Tag Archives: ukulele

Always be yourself, unless you can be an ukulele player

The ukulele is one of the most famous and accessible string instruments of our time. From the moment it was brought to Hawaii by Portuguese immigrants to the present day, this cute guitar has the power to make anybody smile. Today we are celebrating this with International Play Your Ukulele Day.

When Manuel Nunes, José do Espírito Santo, and Augusto Dias moored their ship the SS Ravenscrag on the Hawaiian coast in 1879 to cut down some sugar cane, no one could have imagined that this trio would change Western pop music forever.

The Jumping Flea

The local population welcomed the three guys with open arms. In turn, to thank the locals for their warm welcome, the woodworkers from Madeira gave away one of their homemade instruments. This small guitar inspired by the Portuguese cavaquinho is what is now better known as the ukulele.

Queen Kalakaua was captivated by the instrument. The cheerful sound and easy handling of the cute guitar made the ukulele very attractive to the queen. That was why she regularly played it during meetings in her palace.

Because of this love for the ukulele the instrument became a hit on Hawaii. The name ukulele refers to its cheerful sounds which, according to Kalakaua, resembles a jumping flea: a ukulele.

America under the spell of the ukulele

The “jumping flea” crosses over to America some thirty-six years after its arrival in Hawaii. The Panama Pacific International Exposition in San Francisco marks the breakthrough of the small guitar in the United States. The first ukulele-hype lasts about five years from the exhibition in 1915.

During that period the instrument was often used by the composers of Tin Pan Alley–the place in New York where hundreds of musicians wrote pop music on a daily basis. Around 1920, the small guitar disappeared from the mainstream for a while but re-entered the scene again after the Second World War with Arthur Godfrey’s television programme.

For fifteen minutes, every week, Godfrey uses the television medium to teach his audience how to play the ukulele. As the television itself becomes more and more an accessible device after the war, the popularity of the small guitar is suddenly increasing again as well: the second ukulele-hype is a fact. The plastic version of the guitar, available through TV-pal, saw more than nine million copies of the instrument sold.

The United Kingdom jams along

The jumping flea not only jumps happily around in the United States. Certainly not.  When the British discovered the instrument, a true ukulele fever occurred in 1930. One of the most famous ukulele players of that time was the comedian George Formby.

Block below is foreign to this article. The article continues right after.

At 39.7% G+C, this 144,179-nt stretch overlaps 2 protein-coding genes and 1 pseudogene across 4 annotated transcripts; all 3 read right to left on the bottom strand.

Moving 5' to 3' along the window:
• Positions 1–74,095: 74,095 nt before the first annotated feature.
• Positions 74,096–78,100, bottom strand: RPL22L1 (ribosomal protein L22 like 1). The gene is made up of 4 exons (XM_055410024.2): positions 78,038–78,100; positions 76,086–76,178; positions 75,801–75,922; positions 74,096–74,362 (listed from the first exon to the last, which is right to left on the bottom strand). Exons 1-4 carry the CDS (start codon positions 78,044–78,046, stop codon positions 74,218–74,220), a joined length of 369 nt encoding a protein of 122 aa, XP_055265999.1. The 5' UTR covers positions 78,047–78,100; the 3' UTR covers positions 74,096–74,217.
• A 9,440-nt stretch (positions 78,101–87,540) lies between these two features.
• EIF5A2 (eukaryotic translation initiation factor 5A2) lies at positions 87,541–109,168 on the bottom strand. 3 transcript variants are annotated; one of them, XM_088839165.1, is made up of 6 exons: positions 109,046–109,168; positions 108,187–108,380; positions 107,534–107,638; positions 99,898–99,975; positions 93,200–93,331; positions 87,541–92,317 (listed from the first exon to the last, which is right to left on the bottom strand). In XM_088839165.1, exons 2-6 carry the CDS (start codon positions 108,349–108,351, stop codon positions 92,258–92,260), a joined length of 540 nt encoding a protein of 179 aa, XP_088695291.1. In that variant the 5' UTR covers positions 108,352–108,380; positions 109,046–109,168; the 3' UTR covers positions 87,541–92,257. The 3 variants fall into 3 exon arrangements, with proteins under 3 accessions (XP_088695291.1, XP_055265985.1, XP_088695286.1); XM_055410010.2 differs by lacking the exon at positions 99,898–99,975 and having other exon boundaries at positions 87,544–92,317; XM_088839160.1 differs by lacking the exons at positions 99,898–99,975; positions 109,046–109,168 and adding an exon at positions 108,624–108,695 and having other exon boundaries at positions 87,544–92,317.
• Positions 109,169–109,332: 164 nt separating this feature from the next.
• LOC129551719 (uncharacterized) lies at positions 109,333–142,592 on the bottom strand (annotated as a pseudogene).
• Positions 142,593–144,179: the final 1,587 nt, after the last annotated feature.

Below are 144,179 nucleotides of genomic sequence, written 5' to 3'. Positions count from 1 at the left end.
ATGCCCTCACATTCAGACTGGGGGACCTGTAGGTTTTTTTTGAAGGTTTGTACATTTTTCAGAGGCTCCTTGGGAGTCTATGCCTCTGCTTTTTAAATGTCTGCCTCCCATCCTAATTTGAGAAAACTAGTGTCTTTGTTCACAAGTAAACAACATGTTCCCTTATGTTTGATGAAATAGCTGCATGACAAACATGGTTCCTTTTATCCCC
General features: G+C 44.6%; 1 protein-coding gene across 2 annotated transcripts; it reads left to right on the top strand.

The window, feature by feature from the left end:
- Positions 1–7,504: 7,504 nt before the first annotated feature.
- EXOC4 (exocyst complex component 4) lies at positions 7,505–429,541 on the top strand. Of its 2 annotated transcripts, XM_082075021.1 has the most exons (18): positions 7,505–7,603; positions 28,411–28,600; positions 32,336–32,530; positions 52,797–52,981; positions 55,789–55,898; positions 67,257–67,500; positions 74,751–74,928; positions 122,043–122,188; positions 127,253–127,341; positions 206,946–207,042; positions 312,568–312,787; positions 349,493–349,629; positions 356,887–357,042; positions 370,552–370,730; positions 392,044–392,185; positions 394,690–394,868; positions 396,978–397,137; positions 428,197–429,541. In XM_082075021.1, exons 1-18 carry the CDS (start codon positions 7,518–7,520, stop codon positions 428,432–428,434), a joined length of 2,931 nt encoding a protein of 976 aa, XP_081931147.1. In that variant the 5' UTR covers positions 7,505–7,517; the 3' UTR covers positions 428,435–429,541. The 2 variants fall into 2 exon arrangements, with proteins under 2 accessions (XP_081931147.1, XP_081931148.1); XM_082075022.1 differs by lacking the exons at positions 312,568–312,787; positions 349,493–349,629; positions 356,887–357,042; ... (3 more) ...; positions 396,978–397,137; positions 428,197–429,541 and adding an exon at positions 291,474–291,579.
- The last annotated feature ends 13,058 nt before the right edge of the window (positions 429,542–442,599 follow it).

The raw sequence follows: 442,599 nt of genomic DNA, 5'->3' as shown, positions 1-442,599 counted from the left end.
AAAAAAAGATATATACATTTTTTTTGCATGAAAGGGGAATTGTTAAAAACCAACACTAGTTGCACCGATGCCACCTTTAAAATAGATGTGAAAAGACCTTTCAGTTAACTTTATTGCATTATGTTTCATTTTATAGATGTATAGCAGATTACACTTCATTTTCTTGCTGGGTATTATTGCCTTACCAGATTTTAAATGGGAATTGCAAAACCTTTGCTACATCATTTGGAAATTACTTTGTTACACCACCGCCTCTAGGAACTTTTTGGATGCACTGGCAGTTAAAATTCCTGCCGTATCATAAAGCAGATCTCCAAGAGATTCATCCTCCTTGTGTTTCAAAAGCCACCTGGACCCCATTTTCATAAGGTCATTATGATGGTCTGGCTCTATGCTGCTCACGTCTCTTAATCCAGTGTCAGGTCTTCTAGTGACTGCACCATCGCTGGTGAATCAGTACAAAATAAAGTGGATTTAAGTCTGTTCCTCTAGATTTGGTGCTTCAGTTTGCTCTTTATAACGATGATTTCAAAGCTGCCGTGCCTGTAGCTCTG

Formby uses the instrument to accompany his songs during shows. One such song that is still seen as an ukulele classic is When I’m Cleaning Windows. It is the gateway song that encourages the general British public to buy a ukulele.

After the sixties the little guitar disappears back to the underground again and stays there until crazy hipster Tiny Tim scores the hit Tiptoe Through the Tulips. This gave the ukulele an eccentric stamp and it remained a popular instrument for artists outside the mainstream ever since.

Playing the ukulele

Playing the ukulele is not as difficult to master in comparison to a guitar. Moreover, the instrument is not as expensive as a guitar. The small size makes it easy to bring along on a trip with you, or to friends. That said, it is important to know how to tame the jumping flea, or in other words: there are two accepted tunings for the four strings.

The first one is in the key of D. The strings are tuned in A, D, Fis and B starting from the lowest and working your way up to the highest. The second tuning is in the key of C. Again we work our way from the lower strings up. This means that your strings are tuned in G, C, E and A. Keep in mind that the 4th string (the string closest to your chest when in playing position) is actually the second-highest sounding string, as opposed to a guitar’s sixth string that produces the lowest note on a guitar.

An ukulele also includes a variety of accessories that help you make playing even easier. Such as, for example, a tuning device, a sleeve, and a stand. Very similar to what you basically need for a guitar.

Play Your Ukelele Day

During the international Play Your Ukulele Day, we’ll do a shout out to everyone to pick up the little guitar and enjoy jamming along with hits as Somewhere over the Rainbow by Israel Kamakawiwo’ole, or Rise by Eddie Vedder.

And there are a few more tracks that you can use to steal the show today, that’s why we’ll list them below. But not before we’ve provided you with three cool trivia about the ukulele that you can tell your audience between the songs.